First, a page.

We often associate skin conditions with teenagers, especially when their hormones are awry, but eczema is a skin conditions found in babies, teenagers, adults, and even in mature adults. Eczema manifests as patches of skin that are red, dry, and itchy, and can be caused by a number of factors like irritants, dust mites, and allergens to certain foods.
Treating eczema is easier in adults than it is in babies because of how sensitive babies’ skin is. Adults may be able to apply topical creams and cortisone, to take antibiotics for their condition, and try various medicines. Babies, on the other hand, need a variety of less invasive treatment options. Medical aids in South Africa will be able to cover pediatric appointments to properly diagnose your baby’s eczema, but it’s important to try a range of treatment options to see which works the best for your baby.
1. Avoid the obvious skin irritants
There are many skin irritants that could be causing your baby’s eczema – from fabric softener to soaps, bubble bath, lotions, and detergents. Try out hypoallergenic products to see if this has any effect on reducing your baby’s eczema.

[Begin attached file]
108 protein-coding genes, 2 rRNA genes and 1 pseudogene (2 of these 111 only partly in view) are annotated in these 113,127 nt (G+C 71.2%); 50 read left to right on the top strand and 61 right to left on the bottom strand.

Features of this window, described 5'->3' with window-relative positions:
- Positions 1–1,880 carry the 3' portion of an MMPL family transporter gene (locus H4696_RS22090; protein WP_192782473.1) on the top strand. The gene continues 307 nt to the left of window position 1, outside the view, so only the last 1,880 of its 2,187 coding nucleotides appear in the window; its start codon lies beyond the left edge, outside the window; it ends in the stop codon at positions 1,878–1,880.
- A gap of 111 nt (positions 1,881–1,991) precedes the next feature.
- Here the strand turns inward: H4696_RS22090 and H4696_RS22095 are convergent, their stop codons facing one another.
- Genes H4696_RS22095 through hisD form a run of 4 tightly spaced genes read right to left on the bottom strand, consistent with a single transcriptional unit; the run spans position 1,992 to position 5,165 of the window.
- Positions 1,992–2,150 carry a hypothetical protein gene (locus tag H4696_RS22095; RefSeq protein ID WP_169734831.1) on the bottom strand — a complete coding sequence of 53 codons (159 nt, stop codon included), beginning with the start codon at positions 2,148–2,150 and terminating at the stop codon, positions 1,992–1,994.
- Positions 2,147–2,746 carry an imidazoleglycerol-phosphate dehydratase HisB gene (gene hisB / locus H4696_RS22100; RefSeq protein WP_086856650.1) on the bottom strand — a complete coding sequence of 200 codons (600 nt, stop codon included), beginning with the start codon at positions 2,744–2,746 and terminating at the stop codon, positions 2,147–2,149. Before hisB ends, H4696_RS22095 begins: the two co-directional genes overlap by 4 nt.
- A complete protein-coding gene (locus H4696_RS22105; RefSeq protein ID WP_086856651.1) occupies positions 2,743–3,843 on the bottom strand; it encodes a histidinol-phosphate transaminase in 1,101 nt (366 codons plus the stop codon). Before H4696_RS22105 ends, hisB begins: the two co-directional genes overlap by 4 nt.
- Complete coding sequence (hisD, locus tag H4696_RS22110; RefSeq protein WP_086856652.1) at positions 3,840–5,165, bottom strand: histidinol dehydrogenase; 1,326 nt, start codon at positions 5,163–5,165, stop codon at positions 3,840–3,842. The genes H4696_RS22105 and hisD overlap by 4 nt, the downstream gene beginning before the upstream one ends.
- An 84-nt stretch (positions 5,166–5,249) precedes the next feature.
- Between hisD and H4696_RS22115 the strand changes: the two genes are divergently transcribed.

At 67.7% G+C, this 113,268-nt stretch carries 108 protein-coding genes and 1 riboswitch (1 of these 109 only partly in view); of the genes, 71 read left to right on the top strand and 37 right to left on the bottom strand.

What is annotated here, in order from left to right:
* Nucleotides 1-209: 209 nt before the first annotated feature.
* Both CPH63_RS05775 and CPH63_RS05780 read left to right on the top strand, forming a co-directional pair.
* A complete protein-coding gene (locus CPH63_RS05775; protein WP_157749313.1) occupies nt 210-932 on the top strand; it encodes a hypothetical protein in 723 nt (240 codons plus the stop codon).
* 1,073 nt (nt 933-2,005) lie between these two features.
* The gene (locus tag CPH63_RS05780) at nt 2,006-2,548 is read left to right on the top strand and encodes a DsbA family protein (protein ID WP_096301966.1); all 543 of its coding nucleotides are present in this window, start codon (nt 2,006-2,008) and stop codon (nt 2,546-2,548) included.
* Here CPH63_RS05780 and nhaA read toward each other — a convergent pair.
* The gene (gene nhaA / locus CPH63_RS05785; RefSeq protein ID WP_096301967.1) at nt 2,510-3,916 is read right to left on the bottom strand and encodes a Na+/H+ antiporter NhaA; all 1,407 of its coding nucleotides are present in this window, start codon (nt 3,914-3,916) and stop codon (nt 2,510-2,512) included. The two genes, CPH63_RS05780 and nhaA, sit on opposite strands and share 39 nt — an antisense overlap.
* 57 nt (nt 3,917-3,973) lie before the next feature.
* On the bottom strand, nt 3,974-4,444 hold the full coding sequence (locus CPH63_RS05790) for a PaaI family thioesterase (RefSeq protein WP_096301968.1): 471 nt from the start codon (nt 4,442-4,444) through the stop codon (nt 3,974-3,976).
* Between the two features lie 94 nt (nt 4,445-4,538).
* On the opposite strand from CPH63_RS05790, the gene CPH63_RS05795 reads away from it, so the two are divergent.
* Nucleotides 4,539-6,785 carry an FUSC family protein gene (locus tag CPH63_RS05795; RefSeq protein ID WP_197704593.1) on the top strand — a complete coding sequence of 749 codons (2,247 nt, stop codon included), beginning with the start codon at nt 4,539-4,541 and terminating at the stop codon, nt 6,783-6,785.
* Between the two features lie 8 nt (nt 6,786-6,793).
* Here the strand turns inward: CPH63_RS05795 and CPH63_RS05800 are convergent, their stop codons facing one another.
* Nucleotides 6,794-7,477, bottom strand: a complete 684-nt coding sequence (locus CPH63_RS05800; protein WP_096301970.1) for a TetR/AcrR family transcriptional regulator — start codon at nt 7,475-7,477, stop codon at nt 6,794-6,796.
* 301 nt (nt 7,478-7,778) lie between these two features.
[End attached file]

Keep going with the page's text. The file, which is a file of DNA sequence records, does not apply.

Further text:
2. Try different diet combinations
Eczema may also have a dietary origin. It may take a long process of elimination, but give your child different foods to see whether there’s any correlation with their eczema flare-ups. The foods that may be causing the eczema should subsequently be avoided.
3. Use a good eczema cream
Skin affected by eczema needs to be moisturised and soothed with a topical cream, but make sure that these lotions are fragrance-free, and also free of other irritants.
4. Don’t let your baby get too warm
Sometimes skin that is too hot can break out in eczema, so it’s important to keep your baby cool by dressing him with light, breathable fabrics. Avoid heavy fabrics that may also be scratchy, as this can only exacerbate the irritated skin.
Speak to your pediatrician about prescribing a baby-friendly medication if your little one is really struggling with this skin condition.
Visual courtesy: thinkbaby.co.uk and mombathing101.wordpress.com